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Tamia finally gives her fans 'More'

R&B star brings power, emotion to long-awaited third album, plus other reviews
/ Source: The Associated Press

Tamia's long-awaited third album finally gives listeners "More," Widespread Panic makes a bold move with "Ball" and an up-close view of Jewel on her new DVD in this week's reviews.

“More,” Tamia
A few singles from Tamia’s long-awaited third solo album, “More,” have already gained a lot of airplay, but some of the album’s best songs have yet to be released.

One standout is “Close to You,” a duet with Gerald Levert, which also appears on Levert’s latest album. Tamia’s light soprano is perfect for Levert’s mellowed-out arrangement of this Carpenters’ classic and adds to its touching sentiment. The soulful rendition definitely rivals Tamia’s duet with Eric Benet on the 1999 Grammy-nominated ballad “Spend My Life With You.”

Tamia delivers an emotional performance in the gospel song “Tomorrow,” a petition for believers to give their lives to Christ. Tamia infuses meaning into every word of this powerfully written song, originally sung by the legendary Winans family.

In “Poetry,” Tamia playfully invites a seduction in this slow jam. Its infectious chorus and rhythm coupled with Tamia’s sultry voice make this a song worth a second listen.

Tamia’s collaborations with other artists, such as already released singles “Into You” with rapper Fabolous and “Questions” written by R. Kelly, don’t work as well as “Still,” a ballad for the perfect marriage co-written by Jermaine Dupri. “Still” allows Tamia to shine and captures the power and beauty of her voice.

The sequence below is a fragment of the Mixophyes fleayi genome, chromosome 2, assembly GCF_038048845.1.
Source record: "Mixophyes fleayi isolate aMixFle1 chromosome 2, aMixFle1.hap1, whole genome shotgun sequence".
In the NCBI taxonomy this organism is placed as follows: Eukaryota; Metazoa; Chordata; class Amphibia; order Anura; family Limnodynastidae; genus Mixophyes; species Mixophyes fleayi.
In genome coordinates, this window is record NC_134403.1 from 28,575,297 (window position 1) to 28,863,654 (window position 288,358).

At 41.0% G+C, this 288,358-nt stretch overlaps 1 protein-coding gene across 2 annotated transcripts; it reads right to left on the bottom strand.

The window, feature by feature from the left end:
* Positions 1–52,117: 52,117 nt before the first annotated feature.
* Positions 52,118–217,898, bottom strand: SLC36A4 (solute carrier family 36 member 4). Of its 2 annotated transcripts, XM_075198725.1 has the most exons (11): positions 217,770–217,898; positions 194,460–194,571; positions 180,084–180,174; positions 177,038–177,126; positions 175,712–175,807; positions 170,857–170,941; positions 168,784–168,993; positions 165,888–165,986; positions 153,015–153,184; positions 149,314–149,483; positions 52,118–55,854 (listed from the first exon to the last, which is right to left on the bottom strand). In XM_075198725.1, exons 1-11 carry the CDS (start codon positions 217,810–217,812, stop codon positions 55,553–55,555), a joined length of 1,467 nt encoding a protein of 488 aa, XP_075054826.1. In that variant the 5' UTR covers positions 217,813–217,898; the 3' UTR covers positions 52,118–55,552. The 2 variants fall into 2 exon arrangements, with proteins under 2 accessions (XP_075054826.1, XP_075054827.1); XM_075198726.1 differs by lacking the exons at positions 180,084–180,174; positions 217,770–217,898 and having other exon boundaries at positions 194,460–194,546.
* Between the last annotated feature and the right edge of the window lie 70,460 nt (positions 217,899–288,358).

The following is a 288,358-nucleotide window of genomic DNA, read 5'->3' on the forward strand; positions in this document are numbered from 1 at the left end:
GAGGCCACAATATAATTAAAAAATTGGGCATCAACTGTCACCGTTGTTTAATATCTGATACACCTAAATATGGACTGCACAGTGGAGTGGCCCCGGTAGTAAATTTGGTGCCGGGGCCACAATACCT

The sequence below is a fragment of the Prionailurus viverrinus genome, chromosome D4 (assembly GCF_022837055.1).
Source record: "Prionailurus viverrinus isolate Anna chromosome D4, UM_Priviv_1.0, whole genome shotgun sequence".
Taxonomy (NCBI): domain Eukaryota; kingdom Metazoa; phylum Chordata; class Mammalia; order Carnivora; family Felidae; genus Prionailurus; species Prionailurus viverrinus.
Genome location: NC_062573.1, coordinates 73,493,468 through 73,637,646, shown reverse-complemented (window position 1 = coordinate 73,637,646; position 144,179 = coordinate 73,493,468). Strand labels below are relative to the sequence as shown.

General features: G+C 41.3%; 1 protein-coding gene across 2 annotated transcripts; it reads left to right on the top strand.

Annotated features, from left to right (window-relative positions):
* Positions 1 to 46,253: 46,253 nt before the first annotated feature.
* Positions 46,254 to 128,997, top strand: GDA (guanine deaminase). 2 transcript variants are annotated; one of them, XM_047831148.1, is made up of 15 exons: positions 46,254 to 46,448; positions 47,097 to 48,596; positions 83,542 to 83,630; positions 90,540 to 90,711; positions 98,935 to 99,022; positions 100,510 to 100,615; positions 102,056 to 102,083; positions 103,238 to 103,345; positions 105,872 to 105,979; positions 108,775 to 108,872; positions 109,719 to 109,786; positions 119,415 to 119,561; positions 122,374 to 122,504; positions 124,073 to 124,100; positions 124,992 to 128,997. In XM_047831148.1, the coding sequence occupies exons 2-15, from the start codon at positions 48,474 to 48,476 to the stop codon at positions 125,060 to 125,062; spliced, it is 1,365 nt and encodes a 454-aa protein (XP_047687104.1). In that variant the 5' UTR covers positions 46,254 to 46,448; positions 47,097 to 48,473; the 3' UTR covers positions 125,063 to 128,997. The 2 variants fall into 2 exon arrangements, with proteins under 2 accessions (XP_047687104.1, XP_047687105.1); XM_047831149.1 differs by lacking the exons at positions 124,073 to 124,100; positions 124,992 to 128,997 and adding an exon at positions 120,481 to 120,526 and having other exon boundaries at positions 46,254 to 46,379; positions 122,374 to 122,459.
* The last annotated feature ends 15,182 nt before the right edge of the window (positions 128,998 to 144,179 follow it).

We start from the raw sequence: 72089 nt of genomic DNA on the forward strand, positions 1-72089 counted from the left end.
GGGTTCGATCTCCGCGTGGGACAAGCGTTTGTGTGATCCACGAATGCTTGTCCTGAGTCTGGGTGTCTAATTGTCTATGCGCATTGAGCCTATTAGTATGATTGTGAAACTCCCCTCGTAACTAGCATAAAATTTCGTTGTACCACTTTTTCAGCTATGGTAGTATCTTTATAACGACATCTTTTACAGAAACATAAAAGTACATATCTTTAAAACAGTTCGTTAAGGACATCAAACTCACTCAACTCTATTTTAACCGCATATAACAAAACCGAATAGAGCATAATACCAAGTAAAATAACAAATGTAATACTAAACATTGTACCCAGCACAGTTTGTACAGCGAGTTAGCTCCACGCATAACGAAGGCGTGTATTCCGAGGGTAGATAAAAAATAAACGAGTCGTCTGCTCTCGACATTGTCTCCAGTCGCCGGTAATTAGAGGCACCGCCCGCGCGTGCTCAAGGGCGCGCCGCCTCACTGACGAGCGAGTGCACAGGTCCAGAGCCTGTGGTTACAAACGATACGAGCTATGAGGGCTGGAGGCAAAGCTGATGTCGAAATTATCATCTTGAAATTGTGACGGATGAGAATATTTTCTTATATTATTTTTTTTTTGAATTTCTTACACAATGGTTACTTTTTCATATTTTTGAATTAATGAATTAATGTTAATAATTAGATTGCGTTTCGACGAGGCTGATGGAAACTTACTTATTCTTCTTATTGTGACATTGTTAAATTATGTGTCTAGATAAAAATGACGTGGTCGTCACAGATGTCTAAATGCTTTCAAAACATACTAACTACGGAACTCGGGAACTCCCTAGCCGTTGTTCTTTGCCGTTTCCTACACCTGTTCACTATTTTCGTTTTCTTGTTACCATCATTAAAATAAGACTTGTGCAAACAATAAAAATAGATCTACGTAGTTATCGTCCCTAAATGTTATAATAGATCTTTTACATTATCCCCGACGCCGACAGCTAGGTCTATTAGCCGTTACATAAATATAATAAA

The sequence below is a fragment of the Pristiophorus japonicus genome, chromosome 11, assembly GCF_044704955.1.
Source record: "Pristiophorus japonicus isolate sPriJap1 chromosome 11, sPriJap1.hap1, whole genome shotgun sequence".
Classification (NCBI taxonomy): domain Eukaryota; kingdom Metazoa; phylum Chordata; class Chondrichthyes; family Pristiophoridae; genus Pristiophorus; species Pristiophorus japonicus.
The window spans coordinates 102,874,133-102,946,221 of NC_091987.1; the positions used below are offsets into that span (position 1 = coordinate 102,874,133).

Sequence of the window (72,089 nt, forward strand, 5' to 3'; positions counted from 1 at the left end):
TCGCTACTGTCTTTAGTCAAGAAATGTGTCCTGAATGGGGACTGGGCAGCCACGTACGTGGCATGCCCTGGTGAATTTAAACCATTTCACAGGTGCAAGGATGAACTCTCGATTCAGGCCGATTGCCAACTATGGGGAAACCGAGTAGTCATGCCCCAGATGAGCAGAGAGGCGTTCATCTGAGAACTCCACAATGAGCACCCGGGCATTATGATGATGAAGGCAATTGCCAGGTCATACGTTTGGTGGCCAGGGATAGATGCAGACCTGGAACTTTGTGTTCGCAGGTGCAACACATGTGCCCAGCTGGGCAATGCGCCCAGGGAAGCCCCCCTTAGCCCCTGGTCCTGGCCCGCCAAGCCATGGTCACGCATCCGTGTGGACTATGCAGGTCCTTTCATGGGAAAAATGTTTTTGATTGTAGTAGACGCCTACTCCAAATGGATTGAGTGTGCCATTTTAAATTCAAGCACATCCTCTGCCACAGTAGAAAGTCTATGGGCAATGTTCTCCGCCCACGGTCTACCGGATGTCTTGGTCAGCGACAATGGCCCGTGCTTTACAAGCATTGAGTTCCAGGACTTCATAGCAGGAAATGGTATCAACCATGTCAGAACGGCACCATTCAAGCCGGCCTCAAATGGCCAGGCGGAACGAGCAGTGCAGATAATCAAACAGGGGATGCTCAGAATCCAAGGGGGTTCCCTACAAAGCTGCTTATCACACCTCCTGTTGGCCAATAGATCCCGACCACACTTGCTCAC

Tamia’s hubby, NBA star Grant Hill, even lends his keyboarding skills for “Whispers,” a jazzy ballad about the language of love. Tamia co-wrote this track and brings a passionate sensuality to the lyrics.— Damita Chambers

“Ball,” Widespread Panic
For a band like Widespread Panic, which uses the happenstance groove of a live show to guide them in the studio, an album of never-before-heard tunes like “Ball” is more than bold, it’s an outright risk.

Through seven albums, the Georgia boys of Panic have refined and revamped their songs through live performances long before recording an album. “Ball” hasn’t had that vetting, but the songs on the band’s first album since Mickey Houser died of cancer two years ago are palpably refined.

On most tracks, it is a greater attention to nuance and refinement that differentiates this Panic album from any other.

“Thin Air (Smells Like Mississippi)” has the same Southern rock sentiment laid over a backdrop of Caribbean drums that Panic has long played. But it feels smoother and seamless, even for a band that plays tighter than most.

“Sparks Fly” carries the momentum. It’s a riff-driven ballad with a late 1970s, early ’80s rock ’n’ roll feel. It’s easy to bob your head and let the song roll out.

There’s no faulting Widespread Panic for denying their fans a song until an album hits the shelf. But it’s hard to say if Panic’s most avid fans will embrace a song if it comes before a show.